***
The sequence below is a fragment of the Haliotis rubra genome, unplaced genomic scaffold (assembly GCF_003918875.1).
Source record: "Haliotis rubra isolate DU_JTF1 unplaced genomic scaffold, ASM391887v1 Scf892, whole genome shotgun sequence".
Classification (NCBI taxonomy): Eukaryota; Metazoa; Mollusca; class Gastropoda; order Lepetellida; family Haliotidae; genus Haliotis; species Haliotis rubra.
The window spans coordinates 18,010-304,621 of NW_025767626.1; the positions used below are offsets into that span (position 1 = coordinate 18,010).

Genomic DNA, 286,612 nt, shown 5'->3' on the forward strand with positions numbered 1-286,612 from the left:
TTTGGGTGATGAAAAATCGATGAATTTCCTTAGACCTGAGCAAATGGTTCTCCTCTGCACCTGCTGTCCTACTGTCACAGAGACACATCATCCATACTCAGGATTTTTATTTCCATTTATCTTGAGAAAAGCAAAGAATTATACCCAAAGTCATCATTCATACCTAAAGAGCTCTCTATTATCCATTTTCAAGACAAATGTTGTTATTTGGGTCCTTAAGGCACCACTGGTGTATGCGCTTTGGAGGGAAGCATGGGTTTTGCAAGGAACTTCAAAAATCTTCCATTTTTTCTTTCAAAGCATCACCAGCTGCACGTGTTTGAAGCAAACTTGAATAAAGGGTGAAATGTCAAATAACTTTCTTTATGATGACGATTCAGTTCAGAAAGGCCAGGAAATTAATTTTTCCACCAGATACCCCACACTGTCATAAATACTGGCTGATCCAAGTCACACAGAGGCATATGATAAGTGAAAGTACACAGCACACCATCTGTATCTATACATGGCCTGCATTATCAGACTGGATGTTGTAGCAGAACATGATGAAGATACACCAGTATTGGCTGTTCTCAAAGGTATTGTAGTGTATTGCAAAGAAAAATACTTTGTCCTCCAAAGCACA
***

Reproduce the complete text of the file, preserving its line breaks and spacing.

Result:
The sequence below is a fragment of the Haliotis rubra genome, unplaced genomic scaffold (assembly GCF_003918875.1).
Source record: "Haliotis rubra isolate DU_JTF1 unplaced genomic scaffold, ASM391887v1 Scf892, whole genome shotgun sequence".
Classification (NCBI taxonomy): Eukaryota; Metazoa; Mollusca; class Gastropoda; order Lepetellida; family Haliotidae; genus Haliotis; species Haliotis rubra.
The window spans coordinates 18,010-304,621 of NW_025767626.1; the positions used below are offsets into that span (position 1 = coordinate 18,010).

Genomic DNA, 286,612 nt, shown 5'->3' on the forward strand with positions numbered 1-286,612 from the left:
TTTGGGTGATGAAAAATCGATGAATTTCCTTAGACCTGAGCAAATGGTTCTCCTCTGCACCTGCTGTCCTACTGTCACAGAGACACATCATCCATACTCAGGATTTTTATTTCCATTTATCTTGAGAAAAGCAAAGAATTATACCCAAAGTCATCATTCATACCTAAAGAGCTCTCTATTATCCATTTTCAAGACAAATGTTGTTATTTGGGTCCTTAAGGCACCACTGGTGTATGCGCTTTGGAGGGAAGCATGGGTTTTGCAAGGAACTTCAAAAATCTTCCATTTTTTCTTTCAAAGCATCACCAGCTGCACGTGTTTGAAGCAAACTTGAATAAAGGGTGAAATGTCAAATAACTTTCTTTATGATGACGATTCAGTTCAGAAAGGCCAGGAAATTAATTTTTCCACCAGATACCCCACACTGTCATAAATACTGGCTGATCCAAGTCACACAGAGGCATATGATAAGTGAAAGTACACAGCACACCATCTGTATCTATACATGGCCTGCATTATCAGACTGGATGTTGTAGCAGAACATGATGAAGATACACCAGTATTGGCTGTTCTCAAAGGTATTGTAGTGTATTGCAAAGAAAAATACTTTGTCCTCCAAAGCACA